East African Presidents Meet To Push For Single Currency

East African Presidents Meet To Push For Single Currency
EAC countries

AFRICANGLOBE – The push for adoption of a single currency for the East Africa Community could be overshadowed by regional politics at Wednesday’s Heads of State meeting in Burundi’s capital, Bujumbura.

Presidents from Kenya, Tanzania, Uganda, Rwanda and Burundi will be holding their 13th Ordinary Summit for the EAC to deliberate on issues affecting the region’s integration process.

Top of the agenda is the push to integrate regional economies by scaling up the common market to a monetary union whose centerpiece is the adoption of a single currency.

On the fast-tracked integration calendar, the region is to move to single currency by next year and a political federation by 2015.

But deliberations on the applications by Sudan and South Sudan to join the EAC are likely to take centre stage.

Economic Bloc

While South Sudan has been seen as a natural fit, with regional leaders saying Juba was welcome to join even before gaining independence from Sudan in July this year.

The Khartoum application, which Khartoum made before Juba’s, is likely to be a thorny issue.

“For East Africa, South Sudan is easier to integrate. It is almost a foregone conclusion,” said Prof Macharia Munene, an international relations expert and African historian at the United States International University.

“South Sudan is adjacent to the region. Its markets are readily available, too. However, the story of Sudan could be up for delay and discussion,” he said.

At a dinner with Uganda’s President Yoweri Museveni last week, South Sudan President Salva Kiir even reiterated his country’s commitment to join the bloc, announcing in Entebbe that Juba had officially applied for membership in the EAC.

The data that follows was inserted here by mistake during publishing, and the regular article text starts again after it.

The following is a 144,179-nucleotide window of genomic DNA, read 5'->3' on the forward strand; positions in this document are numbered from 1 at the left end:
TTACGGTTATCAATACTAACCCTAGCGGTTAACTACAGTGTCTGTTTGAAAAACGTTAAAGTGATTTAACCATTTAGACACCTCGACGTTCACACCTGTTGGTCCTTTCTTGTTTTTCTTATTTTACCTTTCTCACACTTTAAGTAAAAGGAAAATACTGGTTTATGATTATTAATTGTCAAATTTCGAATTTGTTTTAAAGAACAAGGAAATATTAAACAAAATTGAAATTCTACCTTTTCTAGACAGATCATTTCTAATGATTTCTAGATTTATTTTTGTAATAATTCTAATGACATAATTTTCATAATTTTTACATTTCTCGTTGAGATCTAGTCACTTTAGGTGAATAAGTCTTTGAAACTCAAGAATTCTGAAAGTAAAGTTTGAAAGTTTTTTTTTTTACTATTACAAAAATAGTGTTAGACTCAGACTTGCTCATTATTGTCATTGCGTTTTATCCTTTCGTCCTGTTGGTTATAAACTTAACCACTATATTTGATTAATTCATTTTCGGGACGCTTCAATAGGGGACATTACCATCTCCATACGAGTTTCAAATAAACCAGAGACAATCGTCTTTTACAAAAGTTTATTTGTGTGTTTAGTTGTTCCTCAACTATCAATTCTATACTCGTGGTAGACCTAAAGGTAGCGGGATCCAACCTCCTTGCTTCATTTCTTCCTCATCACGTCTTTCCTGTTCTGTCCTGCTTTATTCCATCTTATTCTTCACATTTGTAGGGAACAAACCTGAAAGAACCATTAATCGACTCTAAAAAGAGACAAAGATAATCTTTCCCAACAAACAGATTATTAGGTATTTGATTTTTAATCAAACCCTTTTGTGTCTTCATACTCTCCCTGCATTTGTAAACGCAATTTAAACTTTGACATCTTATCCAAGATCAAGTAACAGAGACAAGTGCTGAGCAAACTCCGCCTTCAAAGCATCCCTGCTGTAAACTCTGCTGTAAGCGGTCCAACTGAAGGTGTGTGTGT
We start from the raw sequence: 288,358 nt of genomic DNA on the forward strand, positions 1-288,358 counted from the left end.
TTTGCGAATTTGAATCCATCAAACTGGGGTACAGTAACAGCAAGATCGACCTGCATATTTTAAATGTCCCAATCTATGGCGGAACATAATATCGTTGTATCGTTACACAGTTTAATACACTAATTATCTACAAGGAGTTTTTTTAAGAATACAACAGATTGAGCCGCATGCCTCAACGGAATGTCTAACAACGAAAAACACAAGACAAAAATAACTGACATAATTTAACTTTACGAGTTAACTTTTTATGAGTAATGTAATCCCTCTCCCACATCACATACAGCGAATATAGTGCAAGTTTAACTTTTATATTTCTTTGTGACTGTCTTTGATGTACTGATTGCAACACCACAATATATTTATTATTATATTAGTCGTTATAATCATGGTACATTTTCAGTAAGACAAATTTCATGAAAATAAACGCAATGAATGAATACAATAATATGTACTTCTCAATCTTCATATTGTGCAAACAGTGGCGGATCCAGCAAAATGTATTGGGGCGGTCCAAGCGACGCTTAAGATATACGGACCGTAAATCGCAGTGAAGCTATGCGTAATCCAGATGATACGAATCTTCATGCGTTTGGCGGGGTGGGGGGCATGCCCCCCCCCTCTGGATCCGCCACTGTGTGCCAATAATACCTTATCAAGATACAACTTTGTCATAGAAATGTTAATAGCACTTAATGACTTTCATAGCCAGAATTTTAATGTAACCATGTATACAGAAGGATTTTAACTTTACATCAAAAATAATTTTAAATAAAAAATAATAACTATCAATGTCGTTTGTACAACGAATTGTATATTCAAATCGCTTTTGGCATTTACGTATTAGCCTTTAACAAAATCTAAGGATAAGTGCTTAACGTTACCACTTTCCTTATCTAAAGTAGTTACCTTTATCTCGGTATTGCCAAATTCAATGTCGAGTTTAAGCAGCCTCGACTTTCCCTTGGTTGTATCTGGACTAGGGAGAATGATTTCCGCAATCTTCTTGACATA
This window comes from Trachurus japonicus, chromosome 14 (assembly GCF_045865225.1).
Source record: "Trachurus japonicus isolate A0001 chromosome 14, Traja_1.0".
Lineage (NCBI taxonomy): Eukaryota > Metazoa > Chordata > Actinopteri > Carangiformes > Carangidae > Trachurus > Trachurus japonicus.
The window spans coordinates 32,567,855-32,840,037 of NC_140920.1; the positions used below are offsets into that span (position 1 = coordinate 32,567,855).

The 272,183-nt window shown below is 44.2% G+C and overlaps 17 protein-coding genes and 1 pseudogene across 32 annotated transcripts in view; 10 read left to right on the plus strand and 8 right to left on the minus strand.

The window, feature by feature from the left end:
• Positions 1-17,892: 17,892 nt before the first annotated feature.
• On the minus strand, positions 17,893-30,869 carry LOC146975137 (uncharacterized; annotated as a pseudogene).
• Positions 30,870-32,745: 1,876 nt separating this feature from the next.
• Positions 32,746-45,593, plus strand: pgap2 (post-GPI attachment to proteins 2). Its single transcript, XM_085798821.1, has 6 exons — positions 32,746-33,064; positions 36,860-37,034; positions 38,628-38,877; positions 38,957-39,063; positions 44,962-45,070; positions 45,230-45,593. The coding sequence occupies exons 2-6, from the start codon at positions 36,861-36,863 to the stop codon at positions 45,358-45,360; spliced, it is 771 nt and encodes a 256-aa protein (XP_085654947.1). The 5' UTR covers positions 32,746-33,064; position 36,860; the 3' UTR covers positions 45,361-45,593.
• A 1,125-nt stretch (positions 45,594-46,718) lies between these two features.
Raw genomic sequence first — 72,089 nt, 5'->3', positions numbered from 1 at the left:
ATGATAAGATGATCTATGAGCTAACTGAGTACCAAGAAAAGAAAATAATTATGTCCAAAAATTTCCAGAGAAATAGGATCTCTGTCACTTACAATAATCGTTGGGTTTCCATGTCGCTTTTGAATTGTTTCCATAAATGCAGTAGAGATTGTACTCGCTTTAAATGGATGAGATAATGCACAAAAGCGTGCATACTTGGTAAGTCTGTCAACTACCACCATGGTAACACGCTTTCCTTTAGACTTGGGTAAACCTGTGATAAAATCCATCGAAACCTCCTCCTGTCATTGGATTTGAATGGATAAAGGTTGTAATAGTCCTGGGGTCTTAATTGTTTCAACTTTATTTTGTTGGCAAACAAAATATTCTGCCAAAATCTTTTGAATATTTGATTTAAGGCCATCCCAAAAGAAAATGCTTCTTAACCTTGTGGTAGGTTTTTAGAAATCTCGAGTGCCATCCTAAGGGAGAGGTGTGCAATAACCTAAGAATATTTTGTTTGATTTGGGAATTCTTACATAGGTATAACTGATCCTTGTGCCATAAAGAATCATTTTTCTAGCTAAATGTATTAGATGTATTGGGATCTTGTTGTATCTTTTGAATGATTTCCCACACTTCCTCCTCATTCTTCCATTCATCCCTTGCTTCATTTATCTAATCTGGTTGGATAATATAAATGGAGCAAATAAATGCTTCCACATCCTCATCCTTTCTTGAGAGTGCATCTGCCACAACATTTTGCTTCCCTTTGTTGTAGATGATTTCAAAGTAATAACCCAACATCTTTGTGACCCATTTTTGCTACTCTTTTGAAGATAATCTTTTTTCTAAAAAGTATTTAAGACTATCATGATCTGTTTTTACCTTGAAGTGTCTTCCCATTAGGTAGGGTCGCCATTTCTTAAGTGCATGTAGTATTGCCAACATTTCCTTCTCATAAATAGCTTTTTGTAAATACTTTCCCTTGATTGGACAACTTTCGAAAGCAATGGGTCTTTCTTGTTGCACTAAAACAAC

The delay in accepting Khartoum’s submission could be caused by a number of factors.

Key among them is that the EAC treaty spells out that any country that seeks to join the bloc should be geographically contiguous to the other states in the region.

“With the secession of South Sudan, Sudan now has no direct link to the region,” Mr Munene said.

He added that Sudan’s desire to join the EAC could now be linked to the admission of South Sudan.

Issues of Khartoum’s human rights record, setbacks related to language and identity in addition to regional power politics might affect how the applications of the two countries are addressed at the summit.

Power Play

But there is a bigger power play in store. Sources indicate that Rwanda President Paul Kagame might push for Sudan to join the union, with Mr Museveni and Tanzania’s President Jakaya Kikwete objecting to the nation’s admission to the trading bloc.

The stand by President Mwai Kibaki and Burundi’s Pierre Nkurunziza are not clear, although Nairobi would want to appease both Khartoum and South Sudan.

President Kibaki is to replace President Nkurunziza as the chairman of the EAC for a period of one year at the Bujumbura meeting.

The war against Al-Shabaab in Somalia is also expected to be on the agenda, with a proposal to institute sanctions targeting individual Somali politicians expected to be discussed.

The proposal was put by the EAC’s Sectoral Council on Cooperation in Defence as part of the region’s measures to bolster security.

The report stresses the urgency to deal with the Somalia crisis saying lack of engagement “could lead to instability in the whole region”.